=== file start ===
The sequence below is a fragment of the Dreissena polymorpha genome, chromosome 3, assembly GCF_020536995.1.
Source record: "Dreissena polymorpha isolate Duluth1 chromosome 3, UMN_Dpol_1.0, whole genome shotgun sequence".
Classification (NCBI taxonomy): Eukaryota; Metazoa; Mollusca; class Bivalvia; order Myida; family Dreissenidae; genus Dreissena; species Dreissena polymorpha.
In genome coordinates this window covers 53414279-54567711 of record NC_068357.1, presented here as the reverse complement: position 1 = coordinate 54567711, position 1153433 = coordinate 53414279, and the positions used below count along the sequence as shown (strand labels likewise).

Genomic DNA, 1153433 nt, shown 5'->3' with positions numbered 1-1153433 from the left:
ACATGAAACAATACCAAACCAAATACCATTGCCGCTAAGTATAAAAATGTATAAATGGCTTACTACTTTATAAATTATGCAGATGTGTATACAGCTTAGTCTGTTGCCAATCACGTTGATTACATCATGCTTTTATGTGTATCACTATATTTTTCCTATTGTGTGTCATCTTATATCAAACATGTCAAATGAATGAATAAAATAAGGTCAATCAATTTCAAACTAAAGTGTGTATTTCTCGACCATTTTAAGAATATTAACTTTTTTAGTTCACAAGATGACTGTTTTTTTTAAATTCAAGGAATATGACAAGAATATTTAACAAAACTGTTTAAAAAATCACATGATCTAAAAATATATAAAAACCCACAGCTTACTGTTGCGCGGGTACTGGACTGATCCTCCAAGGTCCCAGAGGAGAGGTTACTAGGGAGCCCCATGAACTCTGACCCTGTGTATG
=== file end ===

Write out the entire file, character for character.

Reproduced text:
The sequence below is a fragment of the Dreissena polymorpha genome, chromosome 3, assembly GCF_020536995.1.
Source record: "Dreissena polymorpha isolate Duluth1 chromosome 3, UMN_Dpol_1.0, whole genome shotgun sequence".
Classification (NCBI taxonomy): Eukaryota; Metazoa; Mollusca; class Bivalvia; order Myida; family Dreissenidae; genus Dreissena; species Dreissena polymorpha.
In genome coordinates this window covers 53414279-54567711 of record NC_068357.1, presented here as the reverse complement: position 1 = coordinate 54567711, position 1153433 = coordinate 53414279, and the positions used below count along the sequence as shown (strand labels likewise).

Genomic DNA, 1153433 nt, shown 5'->3' with positions numbered 1-1153433 from the left:
ACATGAAACAATACCAAACCAAATACCATTGCCGCTAAGTATAAAAATGTATAAATGGCTTACTACTTTATAAATTATGCAGATGTGTATACAGCTTAGTCTGTTGCCAATCACGTTGATTACATCATGCTTTTATGTGTATCACTATATTTTTCCTATTGTGTGTCATCTTATATCAAACATGTCAAATGAATGAATAAAATAAGGTCAATCAATTTCAAACTAAAGTGTGTATTTCTCGACCATTTTAAGAATATTAACTTTTTTAGTTCACAAGATGACTGTTTTTTTTAAATTCAAGGAATATGACAAGAATATTTAACAAAACTGTTTAAAAAATCACATGATCTAAAAATATATAAAAACCCACAGCTTACTGTTGCGCGGGTACTGGACTGATCCTCCAAGGTCCCAGAGGAGAGGTTACTAGGGAGCCCCATGAACTCTGACCCTGTGTATG